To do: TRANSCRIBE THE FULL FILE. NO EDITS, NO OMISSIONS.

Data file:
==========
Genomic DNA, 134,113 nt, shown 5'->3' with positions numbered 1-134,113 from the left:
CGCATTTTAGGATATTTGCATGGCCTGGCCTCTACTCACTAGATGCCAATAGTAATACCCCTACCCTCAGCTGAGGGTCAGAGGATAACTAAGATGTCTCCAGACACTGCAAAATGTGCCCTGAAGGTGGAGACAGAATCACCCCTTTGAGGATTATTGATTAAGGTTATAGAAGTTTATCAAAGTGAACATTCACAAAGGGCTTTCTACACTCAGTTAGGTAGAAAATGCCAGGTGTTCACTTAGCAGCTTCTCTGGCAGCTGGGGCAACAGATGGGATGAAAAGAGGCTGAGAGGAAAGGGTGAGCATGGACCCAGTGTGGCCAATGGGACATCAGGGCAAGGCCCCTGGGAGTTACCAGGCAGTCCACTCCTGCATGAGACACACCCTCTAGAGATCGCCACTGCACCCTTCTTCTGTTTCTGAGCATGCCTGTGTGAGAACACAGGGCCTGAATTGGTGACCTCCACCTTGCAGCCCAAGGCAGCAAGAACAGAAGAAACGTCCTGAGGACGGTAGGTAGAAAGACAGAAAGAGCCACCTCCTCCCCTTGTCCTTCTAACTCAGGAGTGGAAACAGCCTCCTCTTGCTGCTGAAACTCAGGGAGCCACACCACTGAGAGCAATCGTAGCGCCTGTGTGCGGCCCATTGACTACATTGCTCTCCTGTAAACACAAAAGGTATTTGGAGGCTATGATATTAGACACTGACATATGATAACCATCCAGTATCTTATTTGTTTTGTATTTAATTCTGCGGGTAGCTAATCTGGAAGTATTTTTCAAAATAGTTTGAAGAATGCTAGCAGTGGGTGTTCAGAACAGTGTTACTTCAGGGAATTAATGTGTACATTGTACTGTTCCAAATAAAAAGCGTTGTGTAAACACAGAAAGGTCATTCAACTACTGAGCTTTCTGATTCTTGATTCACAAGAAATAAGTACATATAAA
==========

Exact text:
Genomic DNA, 134,113 nt, shown 5'->3' with positions numbered 1-134,113 from the left:
CGCATTTTAGGATATTTGCATGGCCTGGCCTCTACTCACTAGATGCCAATAGTAATACCCCTACCCTCAGCTGAGGGTCAGAGGATAACTAAGATGTCTCCAGACACTGCAAAATGTGCCCTGAAGGTGGAGACAGAATCACCCCTTTGAGGATTATTGATTAAGGTTATAGAAGTTTATCAAAGTGAACATTCACAAAGGGCTTTCTACACTCAGTTAGGTAGAAAATGCCAGGTGTTCACTTAGCAGCTTCTCTGGCAGCTGGGGCAACAGATGGGATGAAAAGAGGCTGAGAGGAAAGGGTGAGCATGGACCCAGTGTGGCCAATGGGACATCAGGGCAAGGCCCCTGGGAGTTACCAGGCAGTCCACTCCTGCATGAGACACACCCTCTAGAGATCGCCACTGCACCCTTCTTCTGTTTCTGAGCATGCCTGTGTGAGAACACAGGGCCTGAATTGGTGACCTCCACCTTGCAGCCCAAGGCAGCAAGAACAGAAGAAACGTCCTGAGGACGGTAGGTAGAAAGACAGAAAGAGCCACCTCCTCCCCTTGTCCTTCTAACTCAGGAGTGGAAACAGCCTCCTCTTGCTGCTGAAACTCAGGGAGCCACACCACTGAGAGCAATCGTAGCGCCTGTGTGCGGCCCATTGACTACATTGCTCTCCTGTAAACACAAAAGGTATTTGGAGGCTATGATATTAGACACTGACATATGATAACCATCCAGTATCTTATTTGTTTTGTATTTAATTCTGCGGGTAGCTAATCTGGAAGTATTTTTCAAAATAGTTTGAAGAATGCTAGCAGTGGGTGTTCAGAACAGTGTTACTTCAGGGAATTAATGTGTACATTGTACTGTTCCAAATAAAAAGCGTTGTGTAAACACAGAAAGGTCATTCAACTACTGAGCTTTCTGATTCTTGATTCACAAGAAATAAGTACATATAAA